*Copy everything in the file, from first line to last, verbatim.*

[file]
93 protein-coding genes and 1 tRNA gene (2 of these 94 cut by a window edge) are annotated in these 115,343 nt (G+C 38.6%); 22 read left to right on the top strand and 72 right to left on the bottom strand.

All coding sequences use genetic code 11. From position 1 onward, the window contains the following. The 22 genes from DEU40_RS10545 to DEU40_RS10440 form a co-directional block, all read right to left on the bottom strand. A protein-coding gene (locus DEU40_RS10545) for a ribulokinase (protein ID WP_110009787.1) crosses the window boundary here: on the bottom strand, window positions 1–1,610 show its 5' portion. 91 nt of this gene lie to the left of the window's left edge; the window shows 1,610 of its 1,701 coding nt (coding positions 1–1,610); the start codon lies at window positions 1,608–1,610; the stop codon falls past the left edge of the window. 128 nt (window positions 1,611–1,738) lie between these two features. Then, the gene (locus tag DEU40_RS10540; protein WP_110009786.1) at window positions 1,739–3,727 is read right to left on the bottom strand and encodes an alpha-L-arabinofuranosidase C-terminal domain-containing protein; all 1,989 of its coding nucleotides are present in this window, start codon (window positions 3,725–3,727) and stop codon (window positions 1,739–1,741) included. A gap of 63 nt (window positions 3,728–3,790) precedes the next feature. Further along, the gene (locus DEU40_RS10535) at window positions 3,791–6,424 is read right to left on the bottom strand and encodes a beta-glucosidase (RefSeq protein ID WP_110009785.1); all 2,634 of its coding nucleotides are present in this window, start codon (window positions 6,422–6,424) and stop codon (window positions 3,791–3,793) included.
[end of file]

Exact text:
93 protein-coding genes and 1 tRNA gene (2 of these 94 cut by a window edge) are annotated in these 115,343 nt (G+C 38.6%); 22 read left to right on the top strand and 72 right to left on the bottom strand.

All coding sequences use genetic code 11. From position 1 onward, the window contains the following. The 22 genes from DEU40_RS10545 to DEU40_RS10440 form a co-directional block, all read right to left on the bottom strand. A protein-coding gene (locus DEU40_RS10545) for a ribulokinase (protein ID WP_110009787.1) crosses the window boundary here: on the bottom strand, window positions 1–1,610 show its 5' portion. 91 nt of this gene lie to the left of the window's left edge; the window shows 1,610 of its 1,701 coding nt (coding positions 1–1,610); the start codon lies at window positions 1,608–1,610; the stop codon falls past the left edge of the window. 128 nt (window positions 1,611–1,738) lie between these two features. Then, the gene (locus tag DEU40_RS10540; protein WP_110009786.1) at window positions 1,739–3,727 is read right to left on the bottom strand and encodes an alpha-L-arabinofuranosidase C-terminal domain-containing protein; all 1,989 of its coding nucleotides are present in this window, start codon (window positions 3,725–3,727) and stop codon (window positions 1,739–1,741) included. A gap of 63 nt (window positions 3,728–3,790) precedes the next feature. Further along, the gene (locus DEU40_RS10535) at window positions 3,791–6,424 is read right to left on the bottom strand and encodes a beta-glucosidase (RefSeq protein ID WP_110009785.1); all 2,634 of its coding nucleotides are present in this window, start codon (window positions 6,422–6,424) and stop codon (window positions 3,791–3,793) included.